I remember that the Ice Colorama stage show for the latter featured a clone of the Wizard-of-Oz narrative, concerning a Wicked Witch (performed by a male ice-skater) who hurtled across the stage at enormous speed, pursued by the good-guy Ice Blades and Roxyettes, with flashing flourescent lights in tempestuous neon hues, accompanied by off-stage thunder and a crashing orchestral score (it might have been “A Night on Bald Mountain,” no?). We stayed to see the stage show a second time, moving up to the vast balcony for a better view of the Colorama effects.

BoxOfficeBill on July 23, 2004 at 2:14 pm

On the Radio City Music Hall page, look at SimonL’s comments about the stage show with “Giant” at the Roxy—a twenty-minute quickie to complement the length of the three-and-a-half-hour movie. I recall the amazing show for “Giant”’s predecessor, “Bus Stop,” in which the Roxy hauled out its entire repertoire of sets for constantly shifting scene changes while the Ice Blades and Roxyettes skated on and on. At one point, the cyclorama rose to reveal the rear stage wall, disclosing the theater’s odd triangular ground plan— a stunning revelation to me at the time.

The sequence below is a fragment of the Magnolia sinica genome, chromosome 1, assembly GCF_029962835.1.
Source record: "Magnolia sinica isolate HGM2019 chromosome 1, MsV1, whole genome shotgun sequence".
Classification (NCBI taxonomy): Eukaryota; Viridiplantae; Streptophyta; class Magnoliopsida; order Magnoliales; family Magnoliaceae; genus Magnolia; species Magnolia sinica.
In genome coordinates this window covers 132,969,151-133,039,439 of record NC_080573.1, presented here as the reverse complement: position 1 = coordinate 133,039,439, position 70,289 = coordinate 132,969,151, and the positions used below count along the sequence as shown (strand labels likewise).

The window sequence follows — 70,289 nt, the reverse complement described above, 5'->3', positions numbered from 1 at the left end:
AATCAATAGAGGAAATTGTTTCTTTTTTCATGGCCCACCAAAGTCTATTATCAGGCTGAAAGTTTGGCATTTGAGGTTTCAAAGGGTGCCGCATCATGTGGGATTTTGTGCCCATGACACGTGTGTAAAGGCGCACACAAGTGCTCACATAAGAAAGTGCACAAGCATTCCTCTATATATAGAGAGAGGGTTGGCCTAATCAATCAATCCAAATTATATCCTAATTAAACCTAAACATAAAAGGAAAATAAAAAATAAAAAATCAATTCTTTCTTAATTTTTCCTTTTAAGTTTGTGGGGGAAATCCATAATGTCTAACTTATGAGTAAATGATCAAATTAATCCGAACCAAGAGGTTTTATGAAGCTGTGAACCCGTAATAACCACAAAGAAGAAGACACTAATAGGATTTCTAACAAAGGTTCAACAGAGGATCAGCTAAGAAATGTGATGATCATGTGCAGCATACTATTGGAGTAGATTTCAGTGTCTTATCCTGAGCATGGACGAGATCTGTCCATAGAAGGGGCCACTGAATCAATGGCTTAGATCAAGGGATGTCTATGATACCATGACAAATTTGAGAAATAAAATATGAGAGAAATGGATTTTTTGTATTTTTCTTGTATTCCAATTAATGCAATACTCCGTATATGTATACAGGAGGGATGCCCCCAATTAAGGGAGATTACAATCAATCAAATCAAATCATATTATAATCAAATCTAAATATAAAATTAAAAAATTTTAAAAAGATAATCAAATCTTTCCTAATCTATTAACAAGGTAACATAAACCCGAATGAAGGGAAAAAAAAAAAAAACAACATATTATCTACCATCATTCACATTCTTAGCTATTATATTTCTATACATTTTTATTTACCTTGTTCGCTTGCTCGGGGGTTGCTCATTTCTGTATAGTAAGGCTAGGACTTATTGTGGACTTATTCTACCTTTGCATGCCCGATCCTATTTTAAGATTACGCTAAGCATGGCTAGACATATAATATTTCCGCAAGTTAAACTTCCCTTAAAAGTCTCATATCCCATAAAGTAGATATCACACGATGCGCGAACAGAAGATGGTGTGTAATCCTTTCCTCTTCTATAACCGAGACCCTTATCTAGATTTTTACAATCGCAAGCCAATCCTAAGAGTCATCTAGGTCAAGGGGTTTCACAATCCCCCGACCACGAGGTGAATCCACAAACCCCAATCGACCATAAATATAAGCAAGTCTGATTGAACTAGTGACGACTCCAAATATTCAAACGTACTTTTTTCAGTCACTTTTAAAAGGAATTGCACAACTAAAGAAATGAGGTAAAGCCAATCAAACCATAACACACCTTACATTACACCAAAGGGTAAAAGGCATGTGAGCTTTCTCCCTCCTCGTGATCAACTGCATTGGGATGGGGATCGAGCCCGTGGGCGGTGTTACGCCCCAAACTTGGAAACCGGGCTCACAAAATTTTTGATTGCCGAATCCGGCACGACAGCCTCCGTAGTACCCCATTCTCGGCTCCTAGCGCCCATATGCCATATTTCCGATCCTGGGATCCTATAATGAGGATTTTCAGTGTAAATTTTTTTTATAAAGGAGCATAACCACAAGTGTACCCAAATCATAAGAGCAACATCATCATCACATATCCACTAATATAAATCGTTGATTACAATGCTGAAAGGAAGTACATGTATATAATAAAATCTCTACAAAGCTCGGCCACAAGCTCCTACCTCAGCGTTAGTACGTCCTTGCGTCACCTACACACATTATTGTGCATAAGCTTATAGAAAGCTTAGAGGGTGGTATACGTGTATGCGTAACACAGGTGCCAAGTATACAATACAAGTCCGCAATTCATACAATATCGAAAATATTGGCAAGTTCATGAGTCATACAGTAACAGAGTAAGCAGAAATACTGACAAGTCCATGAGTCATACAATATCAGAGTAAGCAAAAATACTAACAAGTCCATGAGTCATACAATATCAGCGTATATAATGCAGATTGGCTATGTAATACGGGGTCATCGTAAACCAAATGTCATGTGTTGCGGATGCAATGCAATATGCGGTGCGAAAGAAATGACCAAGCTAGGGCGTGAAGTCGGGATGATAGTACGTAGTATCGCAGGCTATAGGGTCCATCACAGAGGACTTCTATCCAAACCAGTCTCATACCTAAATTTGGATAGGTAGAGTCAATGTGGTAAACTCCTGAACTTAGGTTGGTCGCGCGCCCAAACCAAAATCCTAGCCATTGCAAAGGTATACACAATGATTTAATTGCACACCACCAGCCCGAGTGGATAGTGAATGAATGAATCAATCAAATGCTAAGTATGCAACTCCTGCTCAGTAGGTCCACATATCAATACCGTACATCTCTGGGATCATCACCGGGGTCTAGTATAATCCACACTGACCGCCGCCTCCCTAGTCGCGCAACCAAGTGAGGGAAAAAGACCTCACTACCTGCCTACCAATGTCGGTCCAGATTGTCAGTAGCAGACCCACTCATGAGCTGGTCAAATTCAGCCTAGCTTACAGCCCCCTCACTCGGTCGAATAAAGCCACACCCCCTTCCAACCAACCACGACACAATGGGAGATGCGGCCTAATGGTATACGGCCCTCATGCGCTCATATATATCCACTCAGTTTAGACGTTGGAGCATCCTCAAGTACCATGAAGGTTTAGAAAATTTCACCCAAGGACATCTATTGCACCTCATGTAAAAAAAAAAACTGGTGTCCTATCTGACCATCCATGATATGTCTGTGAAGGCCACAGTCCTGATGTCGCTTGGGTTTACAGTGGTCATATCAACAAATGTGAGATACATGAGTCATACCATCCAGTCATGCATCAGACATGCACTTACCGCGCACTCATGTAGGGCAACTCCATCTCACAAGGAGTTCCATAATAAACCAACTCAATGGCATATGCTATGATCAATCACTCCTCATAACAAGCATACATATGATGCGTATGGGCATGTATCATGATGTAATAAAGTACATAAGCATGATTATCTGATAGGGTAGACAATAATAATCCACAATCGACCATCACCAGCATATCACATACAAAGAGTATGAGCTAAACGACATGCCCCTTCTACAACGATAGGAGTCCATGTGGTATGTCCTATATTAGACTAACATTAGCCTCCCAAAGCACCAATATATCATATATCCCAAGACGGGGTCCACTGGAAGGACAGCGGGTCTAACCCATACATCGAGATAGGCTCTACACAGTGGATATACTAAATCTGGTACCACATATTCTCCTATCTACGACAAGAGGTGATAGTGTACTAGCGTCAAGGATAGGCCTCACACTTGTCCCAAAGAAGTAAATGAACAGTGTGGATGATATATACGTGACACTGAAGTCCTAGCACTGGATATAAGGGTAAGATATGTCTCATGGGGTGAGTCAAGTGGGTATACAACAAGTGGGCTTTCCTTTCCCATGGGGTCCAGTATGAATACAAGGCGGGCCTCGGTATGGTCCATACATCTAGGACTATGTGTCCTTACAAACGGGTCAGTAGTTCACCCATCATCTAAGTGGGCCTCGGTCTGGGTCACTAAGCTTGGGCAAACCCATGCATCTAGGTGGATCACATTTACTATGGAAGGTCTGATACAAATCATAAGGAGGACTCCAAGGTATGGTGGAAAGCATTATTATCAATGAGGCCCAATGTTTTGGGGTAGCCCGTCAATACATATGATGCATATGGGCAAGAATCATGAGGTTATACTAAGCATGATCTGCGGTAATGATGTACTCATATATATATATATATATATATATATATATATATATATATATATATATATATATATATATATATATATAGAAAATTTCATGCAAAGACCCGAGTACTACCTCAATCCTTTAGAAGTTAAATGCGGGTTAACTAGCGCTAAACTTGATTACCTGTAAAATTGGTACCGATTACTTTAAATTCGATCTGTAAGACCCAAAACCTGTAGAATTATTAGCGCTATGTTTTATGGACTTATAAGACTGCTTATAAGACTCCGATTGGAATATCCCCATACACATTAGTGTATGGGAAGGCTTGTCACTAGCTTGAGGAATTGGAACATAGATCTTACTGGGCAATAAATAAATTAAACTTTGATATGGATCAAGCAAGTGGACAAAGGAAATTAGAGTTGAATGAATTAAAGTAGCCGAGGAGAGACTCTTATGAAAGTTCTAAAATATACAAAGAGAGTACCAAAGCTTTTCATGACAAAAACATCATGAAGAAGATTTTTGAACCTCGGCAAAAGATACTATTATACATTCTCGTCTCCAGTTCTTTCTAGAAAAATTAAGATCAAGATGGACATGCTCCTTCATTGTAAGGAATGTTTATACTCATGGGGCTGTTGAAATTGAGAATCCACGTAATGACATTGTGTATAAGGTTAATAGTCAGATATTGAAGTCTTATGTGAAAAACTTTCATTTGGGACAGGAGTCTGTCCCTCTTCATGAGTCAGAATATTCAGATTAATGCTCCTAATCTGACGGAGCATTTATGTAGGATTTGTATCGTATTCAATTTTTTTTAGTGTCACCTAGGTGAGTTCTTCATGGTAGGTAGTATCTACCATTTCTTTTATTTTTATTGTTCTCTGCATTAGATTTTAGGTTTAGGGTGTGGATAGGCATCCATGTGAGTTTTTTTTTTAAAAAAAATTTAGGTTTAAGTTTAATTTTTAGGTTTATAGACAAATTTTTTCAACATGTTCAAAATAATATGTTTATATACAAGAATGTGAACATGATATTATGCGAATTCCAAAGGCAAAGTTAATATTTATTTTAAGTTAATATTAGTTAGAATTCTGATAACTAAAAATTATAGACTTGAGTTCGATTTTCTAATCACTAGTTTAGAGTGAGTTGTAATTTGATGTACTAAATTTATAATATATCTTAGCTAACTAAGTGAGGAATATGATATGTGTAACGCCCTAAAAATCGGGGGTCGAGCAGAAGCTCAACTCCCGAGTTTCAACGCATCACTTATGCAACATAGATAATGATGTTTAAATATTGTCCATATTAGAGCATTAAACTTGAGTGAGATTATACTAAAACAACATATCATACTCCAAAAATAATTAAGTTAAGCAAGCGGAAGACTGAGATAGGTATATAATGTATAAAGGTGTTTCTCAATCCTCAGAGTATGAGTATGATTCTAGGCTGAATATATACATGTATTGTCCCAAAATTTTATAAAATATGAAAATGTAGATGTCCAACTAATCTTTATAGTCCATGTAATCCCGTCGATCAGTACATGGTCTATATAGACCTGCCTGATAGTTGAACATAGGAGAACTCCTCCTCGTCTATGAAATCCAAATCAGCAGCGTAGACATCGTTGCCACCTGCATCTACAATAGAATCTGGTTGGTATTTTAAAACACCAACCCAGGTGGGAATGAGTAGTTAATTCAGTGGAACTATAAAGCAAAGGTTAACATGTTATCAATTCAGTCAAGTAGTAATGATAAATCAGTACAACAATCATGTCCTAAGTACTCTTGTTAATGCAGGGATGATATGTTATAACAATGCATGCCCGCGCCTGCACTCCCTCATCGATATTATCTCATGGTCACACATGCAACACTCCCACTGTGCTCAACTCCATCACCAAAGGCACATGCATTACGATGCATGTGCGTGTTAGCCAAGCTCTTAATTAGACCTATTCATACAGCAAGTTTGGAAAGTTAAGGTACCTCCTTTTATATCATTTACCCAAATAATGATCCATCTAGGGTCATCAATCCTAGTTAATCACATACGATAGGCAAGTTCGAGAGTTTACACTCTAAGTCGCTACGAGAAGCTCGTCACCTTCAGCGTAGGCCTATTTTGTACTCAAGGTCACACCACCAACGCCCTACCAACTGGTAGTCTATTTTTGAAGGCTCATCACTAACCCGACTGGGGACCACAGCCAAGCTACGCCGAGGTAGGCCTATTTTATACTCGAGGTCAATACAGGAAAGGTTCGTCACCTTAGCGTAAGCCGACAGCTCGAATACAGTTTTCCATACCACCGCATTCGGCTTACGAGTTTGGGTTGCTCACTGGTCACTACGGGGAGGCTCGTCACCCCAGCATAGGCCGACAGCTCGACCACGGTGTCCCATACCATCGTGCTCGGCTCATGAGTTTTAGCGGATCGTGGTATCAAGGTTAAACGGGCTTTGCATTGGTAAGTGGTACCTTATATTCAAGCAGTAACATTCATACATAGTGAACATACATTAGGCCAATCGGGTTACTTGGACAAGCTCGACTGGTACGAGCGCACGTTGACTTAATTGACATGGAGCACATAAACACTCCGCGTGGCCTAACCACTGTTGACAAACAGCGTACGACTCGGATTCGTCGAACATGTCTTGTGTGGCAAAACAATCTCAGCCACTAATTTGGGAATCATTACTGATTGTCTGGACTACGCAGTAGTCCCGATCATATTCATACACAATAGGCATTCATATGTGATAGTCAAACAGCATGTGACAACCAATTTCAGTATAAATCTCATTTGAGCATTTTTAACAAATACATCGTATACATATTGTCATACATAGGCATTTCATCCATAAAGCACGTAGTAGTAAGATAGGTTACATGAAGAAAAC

Box Office Bill

VincentParisi on July 20, 2004 at 4:09 pm

Jim-In terms of the Roxy being immortalized how can you not include Frank Loesser’s wonderful opening for the song “Guys and Dolls” which begins “What’s playing at the Roxy? I’ll tell you what’s playing at the Roxy…” where he quite ably rhymes Roxy with Biloxi?
And what’s so funny is the fact that the mini summation sounds like the plot of a movie that might have played at the Roxy.

Also do people know that todays Broadway composer Steven Sondheim speaks with great nostalgia about seeing movies at the Roxy when he was young.